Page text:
STM32 as I2C SLAVE || PART 5

This is the 5th tutorial in the STM32 I2C Slave series. This tutorial will cover how the master can write some data into the memory of the slave device. We will define some memory location for the slave device and treat them as different registers.

uint8_t I2C_REGISTERS[10] = {0,0,0,0,0,0,0,0,0,0};

The master can write a byte to a single register or multiple bytes starting from a particular register.

We will continue this tutorial from where we left in the PART3 of this series. Most of the code will remain exactly the same as the PART3 and we will just add the processing of data into it.

CubeMX Setup

Above shown is the configuration for the I2C1

  • The mode is set as standard mode with the clock speed of 100000 Hz
  • The Clock No Stretch Mode is disabled, that means the Clock stretching is enabled.
  • The Primary slave address length is 7 bit and the address for the device is set to 0x12 (7 bit)
  • The STM32 I2C is capable of acting as 2 different slave devices with 2 different addresses, but it is disabled, and there will be only 1 slave.
  • We will cover more about Clock stretching and General call address detection in the upcoming tutorials.

We also need to enable the Event Interrupt and Error Interrupt in the NVIC Tab

The pinout is shown below

The pin PB6 is the SCL (Clock) pin and must be connectde to the SCL pin of the master. The pin PB7 is the SDA (Data) pin and must be connected to the SDA of the master. If you are connecting 2 similar MCUs, you can connect the same pins together. For eg- PB6 -> PB6 and PB7 -> PB7.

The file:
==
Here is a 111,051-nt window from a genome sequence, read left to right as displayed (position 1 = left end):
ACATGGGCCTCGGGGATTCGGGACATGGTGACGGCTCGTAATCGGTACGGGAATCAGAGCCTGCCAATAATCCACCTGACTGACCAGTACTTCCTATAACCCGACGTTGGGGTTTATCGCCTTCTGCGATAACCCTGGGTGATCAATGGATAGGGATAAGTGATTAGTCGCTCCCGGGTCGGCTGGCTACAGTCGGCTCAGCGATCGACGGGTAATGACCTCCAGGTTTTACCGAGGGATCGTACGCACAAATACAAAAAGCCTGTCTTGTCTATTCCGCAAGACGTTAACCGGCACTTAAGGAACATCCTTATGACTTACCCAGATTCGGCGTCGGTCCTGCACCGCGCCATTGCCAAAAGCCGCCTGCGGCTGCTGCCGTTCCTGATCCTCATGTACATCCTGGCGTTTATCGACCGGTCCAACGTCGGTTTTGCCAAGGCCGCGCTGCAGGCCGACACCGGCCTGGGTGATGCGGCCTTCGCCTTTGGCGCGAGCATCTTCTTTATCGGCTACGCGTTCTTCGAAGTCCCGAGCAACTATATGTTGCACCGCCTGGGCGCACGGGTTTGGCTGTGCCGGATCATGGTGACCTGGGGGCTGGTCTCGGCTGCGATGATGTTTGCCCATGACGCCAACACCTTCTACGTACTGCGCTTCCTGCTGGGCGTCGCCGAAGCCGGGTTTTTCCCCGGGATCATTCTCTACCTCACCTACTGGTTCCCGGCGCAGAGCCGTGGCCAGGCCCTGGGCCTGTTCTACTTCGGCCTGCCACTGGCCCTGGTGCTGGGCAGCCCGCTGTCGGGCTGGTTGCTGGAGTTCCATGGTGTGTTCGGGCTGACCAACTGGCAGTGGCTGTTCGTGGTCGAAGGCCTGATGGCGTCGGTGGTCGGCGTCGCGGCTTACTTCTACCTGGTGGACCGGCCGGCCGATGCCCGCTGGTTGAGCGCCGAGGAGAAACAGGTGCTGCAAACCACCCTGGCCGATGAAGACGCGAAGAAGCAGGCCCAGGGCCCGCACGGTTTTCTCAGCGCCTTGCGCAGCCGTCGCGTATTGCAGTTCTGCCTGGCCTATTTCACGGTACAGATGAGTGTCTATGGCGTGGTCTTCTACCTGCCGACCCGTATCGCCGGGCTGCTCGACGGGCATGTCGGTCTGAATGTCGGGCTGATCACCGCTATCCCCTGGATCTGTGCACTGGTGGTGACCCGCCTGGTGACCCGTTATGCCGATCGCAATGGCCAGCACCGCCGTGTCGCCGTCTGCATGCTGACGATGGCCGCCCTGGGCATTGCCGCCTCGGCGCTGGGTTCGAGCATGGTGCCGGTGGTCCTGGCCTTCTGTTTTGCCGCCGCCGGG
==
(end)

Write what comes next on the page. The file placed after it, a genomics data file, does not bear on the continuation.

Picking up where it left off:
Some Insight into the CODE

We created separate file to write the source code for the I2C Slave. We will modify these files again.

The i2c_slave.c is in the src folder and the i2c_slave.h is in the inc folder. The image is shown below.

The main function remains the same. We put the I2C in the Listen mode.


Address Callback

The changes are going to be made in the slave source file. They are as follows

int is_first_recvd = 0;

void HAL_I2C_AddrCallback(I2C_HandleTypeDef *hi2c, uint8_t TransferDirection, uint16_t AddrMatchCode)
	if (TransferDirection == I2C_DIRECTION_TRANSMIT)  // if the master wants to transmit the data
		rxcount = 0;
		// receive using sequential function.
		HAL_I2C_Slave_Sequential_Receive_IT(hi2c, RxData+rxcount, 1, I2C_FIRST_FRAME);

The Address Callback is called when the address sent by master matches with the slave address.

  • Here we will check if the Master wants to Write the data or Read it, using the variable TransferDirection.
  • If the Master wants to write (Transmit) the data, we will start receiving the data.
  • The variable rxcount keeps track of the buffer position, so we will reset it to 0. This way the new data will start storing from the beginning of the RxData buffer.
  • The slave will receive only 1 byte in the interrupt mode, and the Option is set as I2C_FIRST_FRAME.
  • The FIRST FRAME option allow to manage a sequence with start condition, and is generally used when the slave receives the fresh new byte.